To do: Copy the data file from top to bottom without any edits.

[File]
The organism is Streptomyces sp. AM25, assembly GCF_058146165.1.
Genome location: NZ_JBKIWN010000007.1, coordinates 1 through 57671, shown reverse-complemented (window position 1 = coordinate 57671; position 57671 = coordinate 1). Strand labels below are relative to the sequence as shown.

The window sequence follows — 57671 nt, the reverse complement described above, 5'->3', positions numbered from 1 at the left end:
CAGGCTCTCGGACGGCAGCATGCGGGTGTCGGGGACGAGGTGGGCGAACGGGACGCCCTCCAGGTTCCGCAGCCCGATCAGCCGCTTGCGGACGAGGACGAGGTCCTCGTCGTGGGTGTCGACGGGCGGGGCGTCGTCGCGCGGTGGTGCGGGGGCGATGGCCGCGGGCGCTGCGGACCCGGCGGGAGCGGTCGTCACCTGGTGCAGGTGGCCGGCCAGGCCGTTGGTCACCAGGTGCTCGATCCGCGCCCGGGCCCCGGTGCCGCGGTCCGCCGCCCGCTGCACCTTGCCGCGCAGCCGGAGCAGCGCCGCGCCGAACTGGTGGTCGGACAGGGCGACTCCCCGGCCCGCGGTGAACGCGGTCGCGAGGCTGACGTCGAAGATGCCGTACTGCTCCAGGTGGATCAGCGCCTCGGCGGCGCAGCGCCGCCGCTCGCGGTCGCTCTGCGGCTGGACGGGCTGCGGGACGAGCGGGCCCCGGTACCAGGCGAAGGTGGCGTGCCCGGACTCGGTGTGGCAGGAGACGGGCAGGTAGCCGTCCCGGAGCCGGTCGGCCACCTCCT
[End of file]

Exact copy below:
The organism is Streptomyces sp. AM25, assembly GCF_058146165.1.
Genome location: NZ_JBKIWN010000007.1, coordinates 1 through 57671, shown reverse-complemented (window position 1 = coordinate 57671; position 57671 = coordinate 1). Strand labels below are relative to the sequence as shown.

The window sequence follows — 57671 nt, the reverse complement described above, 5'->3', positions numbered from 1 at the left end:
CAGGCTCTCGGACGGCAGCATGCGGGTGTCGGGGACGAGGTGGGCGAACGGGACGCCCTCCAGGTTCCGCAGCCCGATCAGCCGCTTGCGGACGAGGACGAGGTCCTCGTCGTGGGTGTCGACGGGCGGGGCGTCGTCGCGCGGTGGTGCGGGGGCGATGGCCGCGGGCGCTGCGGACCCGGCGGGAGCGGTCGTCACCTGGTGCAGGTGGCCGGCCAGGCCGTTGGTCACCAGGTGCTCGATCCGCGCCCGGGCCCCGGTGCCGCGGTCCGCCGCCCGCTGCACCTTGCCGCGCAGCCGGAGCAGCGCCGCGCCGAACTGGTGGTCGGACAGGGCGACTCCCCGGCCCGCGGTGAACGCGGTCGCGAGGCTGACGTCGAAGATGCCGTACTGCTCCAGGTGGATCAGCGCCTCGGCGGCGCAGCGCCGCCGCTCGCGGTCGCTCTGCGGCTGGACGGGCTGCGGGACGAGCGGGCCCCGGTACCAGGCGAAGGTGGCGTGCCCGGACTCGGTGTGGCAGGAGACGGGCAGGTAGCCGTCCCGGAGCCGGTCGGCCACCTCCT